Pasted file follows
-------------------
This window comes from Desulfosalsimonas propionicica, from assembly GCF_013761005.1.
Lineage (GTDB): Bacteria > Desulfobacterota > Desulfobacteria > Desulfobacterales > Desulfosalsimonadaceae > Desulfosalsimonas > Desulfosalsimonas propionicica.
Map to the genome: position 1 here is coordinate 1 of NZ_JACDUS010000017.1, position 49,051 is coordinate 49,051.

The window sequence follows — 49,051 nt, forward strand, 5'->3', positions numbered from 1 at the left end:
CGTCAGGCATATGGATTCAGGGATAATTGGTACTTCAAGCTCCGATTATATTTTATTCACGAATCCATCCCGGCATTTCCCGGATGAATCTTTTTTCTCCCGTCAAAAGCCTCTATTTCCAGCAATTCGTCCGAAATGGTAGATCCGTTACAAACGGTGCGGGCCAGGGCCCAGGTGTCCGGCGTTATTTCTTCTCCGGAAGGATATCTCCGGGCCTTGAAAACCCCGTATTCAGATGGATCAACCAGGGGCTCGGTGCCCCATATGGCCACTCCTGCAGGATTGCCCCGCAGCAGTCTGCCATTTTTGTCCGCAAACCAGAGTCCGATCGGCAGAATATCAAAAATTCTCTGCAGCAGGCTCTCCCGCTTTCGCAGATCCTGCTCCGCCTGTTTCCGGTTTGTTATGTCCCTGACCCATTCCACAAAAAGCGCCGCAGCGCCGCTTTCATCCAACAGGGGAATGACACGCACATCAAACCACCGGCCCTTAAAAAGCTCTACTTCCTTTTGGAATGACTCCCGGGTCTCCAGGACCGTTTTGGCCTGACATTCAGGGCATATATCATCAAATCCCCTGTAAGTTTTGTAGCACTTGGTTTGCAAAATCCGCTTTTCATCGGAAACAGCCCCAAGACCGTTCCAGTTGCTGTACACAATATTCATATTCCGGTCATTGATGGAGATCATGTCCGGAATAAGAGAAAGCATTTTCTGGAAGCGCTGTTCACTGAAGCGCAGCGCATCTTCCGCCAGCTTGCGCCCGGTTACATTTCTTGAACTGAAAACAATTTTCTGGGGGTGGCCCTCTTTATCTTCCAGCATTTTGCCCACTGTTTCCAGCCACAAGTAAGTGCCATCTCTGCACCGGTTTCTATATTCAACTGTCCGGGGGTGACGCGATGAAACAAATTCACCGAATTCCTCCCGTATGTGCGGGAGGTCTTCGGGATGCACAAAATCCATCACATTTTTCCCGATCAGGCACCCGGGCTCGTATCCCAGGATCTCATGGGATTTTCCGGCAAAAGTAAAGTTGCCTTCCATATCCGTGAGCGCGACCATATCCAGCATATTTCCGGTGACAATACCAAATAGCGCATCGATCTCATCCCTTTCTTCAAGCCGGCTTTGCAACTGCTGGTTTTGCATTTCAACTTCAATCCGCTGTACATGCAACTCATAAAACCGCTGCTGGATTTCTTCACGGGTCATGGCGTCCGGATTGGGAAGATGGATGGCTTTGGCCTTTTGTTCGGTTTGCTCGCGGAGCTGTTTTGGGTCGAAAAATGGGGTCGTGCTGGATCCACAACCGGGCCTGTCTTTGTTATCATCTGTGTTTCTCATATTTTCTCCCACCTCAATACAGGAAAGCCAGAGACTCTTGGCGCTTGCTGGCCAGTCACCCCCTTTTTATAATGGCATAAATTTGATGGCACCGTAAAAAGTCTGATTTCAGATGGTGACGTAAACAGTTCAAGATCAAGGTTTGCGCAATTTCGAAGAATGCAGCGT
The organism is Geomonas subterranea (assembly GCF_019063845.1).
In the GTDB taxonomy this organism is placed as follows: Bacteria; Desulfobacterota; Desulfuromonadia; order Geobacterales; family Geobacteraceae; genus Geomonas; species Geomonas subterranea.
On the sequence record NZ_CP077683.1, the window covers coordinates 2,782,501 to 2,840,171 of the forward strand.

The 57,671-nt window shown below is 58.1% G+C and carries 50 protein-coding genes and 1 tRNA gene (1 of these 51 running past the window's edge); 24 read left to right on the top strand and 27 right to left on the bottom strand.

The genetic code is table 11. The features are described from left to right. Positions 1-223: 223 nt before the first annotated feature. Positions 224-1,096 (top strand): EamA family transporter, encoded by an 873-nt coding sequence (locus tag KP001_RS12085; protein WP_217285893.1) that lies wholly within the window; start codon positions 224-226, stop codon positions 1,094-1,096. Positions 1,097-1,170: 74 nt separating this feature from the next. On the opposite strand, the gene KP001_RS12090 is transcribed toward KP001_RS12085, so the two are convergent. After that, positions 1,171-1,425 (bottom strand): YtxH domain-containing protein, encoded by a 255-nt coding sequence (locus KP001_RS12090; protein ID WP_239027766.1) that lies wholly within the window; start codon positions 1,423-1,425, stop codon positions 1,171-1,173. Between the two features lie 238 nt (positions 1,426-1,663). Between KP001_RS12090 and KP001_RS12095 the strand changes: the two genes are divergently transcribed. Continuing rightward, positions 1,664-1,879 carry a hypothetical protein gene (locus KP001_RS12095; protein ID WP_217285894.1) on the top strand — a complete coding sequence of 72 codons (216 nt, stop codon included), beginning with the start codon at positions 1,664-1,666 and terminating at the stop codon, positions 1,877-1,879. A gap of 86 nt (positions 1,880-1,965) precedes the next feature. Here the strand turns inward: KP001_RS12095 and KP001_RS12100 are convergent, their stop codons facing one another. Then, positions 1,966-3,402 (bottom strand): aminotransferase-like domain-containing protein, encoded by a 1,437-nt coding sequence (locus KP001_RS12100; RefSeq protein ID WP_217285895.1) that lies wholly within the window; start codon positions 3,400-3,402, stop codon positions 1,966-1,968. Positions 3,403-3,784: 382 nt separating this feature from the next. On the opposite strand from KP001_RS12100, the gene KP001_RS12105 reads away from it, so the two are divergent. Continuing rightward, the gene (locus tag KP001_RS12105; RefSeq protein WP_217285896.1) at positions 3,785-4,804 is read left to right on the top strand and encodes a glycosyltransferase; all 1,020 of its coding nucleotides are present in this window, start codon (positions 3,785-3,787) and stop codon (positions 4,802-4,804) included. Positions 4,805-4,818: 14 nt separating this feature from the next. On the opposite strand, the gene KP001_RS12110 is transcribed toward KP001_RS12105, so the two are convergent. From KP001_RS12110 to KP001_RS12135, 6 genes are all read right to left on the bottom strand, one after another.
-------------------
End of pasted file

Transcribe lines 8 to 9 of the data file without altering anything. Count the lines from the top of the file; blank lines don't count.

On the sequence record NZ_CP077683.1, the window covers coordinates 2,782,501 to 2,840,171 of the forward strand.

The 57,671-nt window shown below is 58.1% G+C and carries 50 protein-coding genes and 1 tRNA gene (1 of these 51 running past the window's edge); 24 read left to right on the top strand and 27 right to left on the bottom strand.